Guinness is an iconic brand, but it doesn’t travel. Here’s why;
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I’m in Donegal this week with my family, and the other day we were driving from Letterkenny to Narin in the pissing rain and we got talking about Guinness.
“Mam, why is The Gravediggers so popular?”, Ruairí asked.
John Kavanagh’s AKA “The Gravedigger’s” is legendary boozer dating back to 1833 that sits neatly beside the rear entrance to Glasnevin cemetery in Dublin. As such you can see how it got its name.
The rear entrance is not used very much now, but in the past it was a well worn route for cemetery workers to quench their thirst on the black stuff. I live nearby and can firmly say, the pint is as good as you’re likely to get anywhere, not only in Ireland but the world.
I can rule out the rest of the world straight away because Guinness doesn’t travel. But more on that in a bit.
John Kavanagh “The Gravediggers”
It should be noted that when real Irish men refer to a “pint” they mean Guinness. It’s not a general term that refers to just any alcoholic drink served in pint glasses from behind the bar.
In The Gravedigger’s and other old boozers around the country you’ll see the regulars give the barman a nod and call, “pint!”.
The Gravediggers is such an iconic place people like Ray Heffernan write songs about it.
Anyway, back to the story…
The Gravediggers has been featured many times in TV ads and more so recently, so it’s not unusual for my son to ask the question.
“Well I suppose it’s because it’s such an old pub. And it serves really good Guinness too”, My wife replied.
“I second that”, I said.
“The pint is great in The Gravediggers son”.
“Why is it not the same everywhere?”.
“Well, it boils down to a number of reasons, like how long the lines are from the keg to the tap. How frequently the lines are cleaned. What the lines are cleaned with. Whether or not the cleaning agent is properly flushed out. How fresh the keg is, and many others”.
“But probably the most significant reason is that the pub is so old and the staff are so well trained in the art of pulling a pint. There’s several hundred years of tradition built up in that pub and the skill of keeping and serving Guinness has been well practiced”.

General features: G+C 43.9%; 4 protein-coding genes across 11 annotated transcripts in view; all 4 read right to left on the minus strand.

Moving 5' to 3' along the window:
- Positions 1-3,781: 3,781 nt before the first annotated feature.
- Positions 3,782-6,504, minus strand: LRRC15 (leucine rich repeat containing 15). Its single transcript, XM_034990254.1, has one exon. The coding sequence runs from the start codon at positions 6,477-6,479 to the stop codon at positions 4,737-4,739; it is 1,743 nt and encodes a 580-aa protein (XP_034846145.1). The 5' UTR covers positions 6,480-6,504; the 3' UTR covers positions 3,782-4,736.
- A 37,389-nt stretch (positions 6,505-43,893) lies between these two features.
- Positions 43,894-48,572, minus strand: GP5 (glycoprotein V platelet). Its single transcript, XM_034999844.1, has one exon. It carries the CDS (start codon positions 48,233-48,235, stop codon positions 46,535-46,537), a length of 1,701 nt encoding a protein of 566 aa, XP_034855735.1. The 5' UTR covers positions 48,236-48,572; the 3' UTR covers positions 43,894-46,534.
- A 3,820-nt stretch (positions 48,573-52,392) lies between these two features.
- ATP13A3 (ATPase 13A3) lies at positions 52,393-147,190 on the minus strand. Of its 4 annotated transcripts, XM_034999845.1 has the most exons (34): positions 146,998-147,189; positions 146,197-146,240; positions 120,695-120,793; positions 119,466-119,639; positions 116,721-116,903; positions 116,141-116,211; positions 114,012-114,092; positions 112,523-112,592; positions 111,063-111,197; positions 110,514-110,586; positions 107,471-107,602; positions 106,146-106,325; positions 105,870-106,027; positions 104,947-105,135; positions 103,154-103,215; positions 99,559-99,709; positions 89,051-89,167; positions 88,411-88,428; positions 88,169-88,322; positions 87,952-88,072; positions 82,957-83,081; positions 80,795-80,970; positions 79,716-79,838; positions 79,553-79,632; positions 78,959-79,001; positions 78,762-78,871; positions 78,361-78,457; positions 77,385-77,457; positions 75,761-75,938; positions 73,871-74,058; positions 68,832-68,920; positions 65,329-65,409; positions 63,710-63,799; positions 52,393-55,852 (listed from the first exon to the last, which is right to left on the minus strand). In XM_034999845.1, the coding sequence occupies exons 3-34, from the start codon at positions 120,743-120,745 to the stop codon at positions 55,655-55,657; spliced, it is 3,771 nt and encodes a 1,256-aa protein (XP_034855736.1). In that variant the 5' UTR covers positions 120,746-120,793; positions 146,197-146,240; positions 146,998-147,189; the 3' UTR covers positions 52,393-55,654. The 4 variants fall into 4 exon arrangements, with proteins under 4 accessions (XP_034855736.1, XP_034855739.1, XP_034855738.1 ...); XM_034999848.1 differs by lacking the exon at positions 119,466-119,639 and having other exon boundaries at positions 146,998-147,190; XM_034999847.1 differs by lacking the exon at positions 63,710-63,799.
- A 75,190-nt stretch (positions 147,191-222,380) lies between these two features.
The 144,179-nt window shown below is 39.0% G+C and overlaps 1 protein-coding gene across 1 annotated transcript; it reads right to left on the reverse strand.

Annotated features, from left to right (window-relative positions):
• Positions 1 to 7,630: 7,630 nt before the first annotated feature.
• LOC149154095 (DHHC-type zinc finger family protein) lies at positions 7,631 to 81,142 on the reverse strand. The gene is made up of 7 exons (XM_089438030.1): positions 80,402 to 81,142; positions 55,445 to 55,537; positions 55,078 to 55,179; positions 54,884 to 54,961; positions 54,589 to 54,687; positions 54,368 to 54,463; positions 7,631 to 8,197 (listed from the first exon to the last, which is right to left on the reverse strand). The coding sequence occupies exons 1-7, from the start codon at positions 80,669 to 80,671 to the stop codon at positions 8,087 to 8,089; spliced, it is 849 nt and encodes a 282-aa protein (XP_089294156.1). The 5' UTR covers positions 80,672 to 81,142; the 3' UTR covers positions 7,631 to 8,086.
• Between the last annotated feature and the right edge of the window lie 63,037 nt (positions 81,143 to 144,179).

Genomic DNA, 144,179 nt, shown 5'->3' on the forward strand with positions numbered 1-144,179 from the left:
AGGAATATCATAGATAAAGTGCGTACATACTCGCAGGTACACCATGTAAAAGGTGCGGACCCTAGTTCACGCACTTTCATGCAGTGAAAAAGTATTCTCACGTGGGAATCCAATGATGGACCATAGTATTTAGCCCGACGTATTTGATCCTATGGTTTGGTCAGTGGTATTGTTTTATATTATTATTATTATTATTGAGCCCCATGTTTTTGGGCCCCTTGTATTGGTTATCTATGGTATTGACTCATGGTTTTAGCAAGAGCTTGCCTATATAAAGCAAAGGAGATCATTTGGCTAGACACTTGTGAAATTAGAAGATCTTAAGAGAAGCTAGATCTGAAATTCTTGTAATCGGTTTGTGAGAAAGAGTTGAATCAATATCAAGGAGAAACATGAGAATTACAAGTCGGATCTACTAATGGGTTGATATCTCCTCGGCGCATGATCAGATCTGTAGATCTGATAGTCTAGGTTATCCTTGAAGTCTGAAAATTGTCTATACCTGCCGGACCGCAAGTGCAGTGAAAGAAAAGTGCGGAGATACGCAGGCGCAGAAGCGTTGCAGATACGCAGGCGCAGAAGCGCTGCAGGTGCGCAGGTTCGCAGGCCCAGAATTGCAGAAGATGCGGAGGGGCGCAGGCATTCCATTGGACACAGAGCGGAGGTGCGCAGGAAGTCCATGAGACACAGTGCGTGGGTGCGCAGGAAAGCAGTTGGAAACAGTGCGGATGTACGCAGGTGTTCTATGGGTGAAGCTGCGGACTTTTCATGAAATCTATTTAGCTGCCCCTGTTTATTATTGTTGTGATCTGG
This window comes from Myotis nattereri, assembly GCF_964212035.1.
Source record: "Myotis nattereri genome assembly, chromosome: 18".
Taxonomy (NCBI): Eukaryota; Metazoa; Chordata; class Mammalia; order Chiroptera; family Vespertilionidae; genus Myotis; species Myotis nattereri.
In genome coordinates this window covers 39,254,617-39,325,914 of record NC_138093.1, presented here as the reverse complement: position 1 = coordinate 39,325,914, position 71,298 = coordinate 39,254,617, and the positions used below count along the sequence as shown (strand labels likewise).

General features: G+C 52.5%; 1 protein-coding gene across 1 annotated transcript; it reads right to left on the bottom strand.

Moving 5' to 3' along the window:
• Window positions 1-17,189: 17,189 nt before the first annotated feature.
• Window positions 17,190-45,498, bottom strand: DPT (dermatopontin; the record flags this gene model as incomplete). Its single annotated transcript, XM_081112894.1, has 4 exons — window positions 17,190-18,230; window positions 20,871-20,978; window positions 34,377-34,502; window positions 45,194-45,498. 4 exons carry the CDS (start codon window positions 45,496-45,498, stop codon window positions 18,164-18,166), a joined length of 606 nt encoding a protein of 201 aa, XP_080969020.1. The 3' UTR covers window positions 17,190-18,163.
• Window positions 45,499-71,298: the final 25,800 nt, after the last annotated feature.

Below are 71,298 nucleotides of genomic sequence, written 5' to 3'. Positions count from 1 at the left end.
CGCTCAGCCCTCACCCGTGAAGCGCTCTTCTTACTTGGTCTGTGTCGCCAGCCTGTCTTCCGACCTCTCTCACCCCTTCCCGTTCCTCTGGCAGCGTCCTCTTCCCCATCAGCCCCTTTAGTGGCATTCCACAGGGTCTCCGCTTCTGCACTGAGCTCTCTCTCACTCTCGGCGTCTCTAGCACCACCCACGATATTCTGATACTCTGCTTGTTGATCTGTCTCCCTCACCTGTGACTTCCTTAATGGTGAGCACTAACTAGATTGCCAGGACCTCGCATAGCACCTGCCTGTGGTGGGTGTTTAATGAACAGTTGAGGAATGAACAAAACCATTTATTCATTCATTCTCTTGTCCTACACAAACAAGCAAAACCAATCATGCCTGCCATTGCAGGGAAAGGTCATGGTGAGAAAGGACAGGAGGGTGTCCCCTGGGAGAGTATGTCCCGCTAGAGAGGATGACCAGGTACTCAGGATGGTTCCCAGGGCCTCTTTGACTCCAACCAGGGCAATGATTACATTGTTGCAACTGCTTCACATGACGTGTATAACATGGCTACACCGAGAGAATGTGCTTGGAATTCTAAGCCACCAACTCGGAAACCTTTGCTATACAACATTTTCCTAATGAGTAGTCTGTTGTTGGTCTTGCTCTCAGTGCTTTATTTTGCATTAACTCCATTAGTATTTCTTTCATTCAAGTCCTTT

“These guys are masters at it. They understand what it takes to serve a good pint and they don’t compromise. The pint is consistently good and I can safely say I’ve never had a bad one in The Gravediggers. That tradition of keeping and serving pints can’t be reproduced overnight. That’s one of the reasons that Guinness doesn’t travel”.
“What do you mean Guinness doesn’t travel Dad?”.
“Well, Guinness was first brewed in Dublin in the 1700’s by Arthur Guinness so they’ve had a very long time to perfect the art. Guinness is at it’s best here in Ireland because this is where it’s made. Guinness overseas has been shipped in concentrate form then diluted with local water. That makes a big difference to the taste”.
“Another reason why Guinness doesn’t travel is because most of the people pulling the pint don’t know how to pull it. They don’t have the same love or understanding for the tradition. It’s just another drink to them. Guinness doesn’t do cans well either. It’s best had draught from a tap in a pub who know how to serve it”.
So on we went talking about the black stuff. Ruairí wanted to know why it was an acquired taste and if he’d need to practice liking it when he was old enough.
The bar inside The Gravediggers, Glasnevin, Dublin.
When I was a kid me and my Dad would visit my sister’s grave in Glasnevin every Sunday. Then afterwards we’d go to The Brian Boru pub not far from Glasnevin Cemetery. I’d have a Coke and a Club Milk. He’d have a pint of Guinness.
I’d stick my finger in the head of the pint and taste the bitterness of it. It was kind of nasty, but nice at the same time. In the small bar there would be the usual old men drinking pints, smoking pipes and cigarettes.
When the old phone on the wall would ring you’d hear the men shout “I’m not here!”
I’d have conversations with John the undertaker. He really peaked my interest. I wanted to know what it was like for him to work with dead bodies. He’d tell me about the makeup he’d apply to their skin and the gas he’d pump into their veins to make the look life-like.
The older men would hand me a 20 or 50 pence piece to buy something for myself. My Dad would give me the £1.10 to buy him a pint at the bar. It made me feel all grown up.
So you see as an Irishman I am exposed to this way, this tradition, and I become a part of it.
People in other countries no matter how much they become connected to the Guinness brand can not really know this and therefore not really understand what a pint of Guinness stands for.
They only see the clever branding and want to be a part of it. They can never know how to really pull a pint of Guinness or even drink a proper one. If they ever do want to know it, then they would need to come and spend time here in the midst of it.
You might find places overseas that do an OK pint, an acceptable pint. You might find people that do a decent job of pulling the pint too. But you’ll never find one that can do it like we do it here.
That’s just a fact.
Guinness is great, but it doesn’t travel.
All of the above does not suggest that most places in Ireland do it right, because that is just not true. Plenty of public houses here in Ireland serve a terrible pint, so you’ve got to be selective.
If you want to taste a pint how it’s supposed to taste then get your arse into The Gravediggers, or O’Donoghue’s on Merrion Row, or The Stag’s Head, Dame Street or any number of real pubs that know how to serve the stuff.
Just remember not to drink too many of them.
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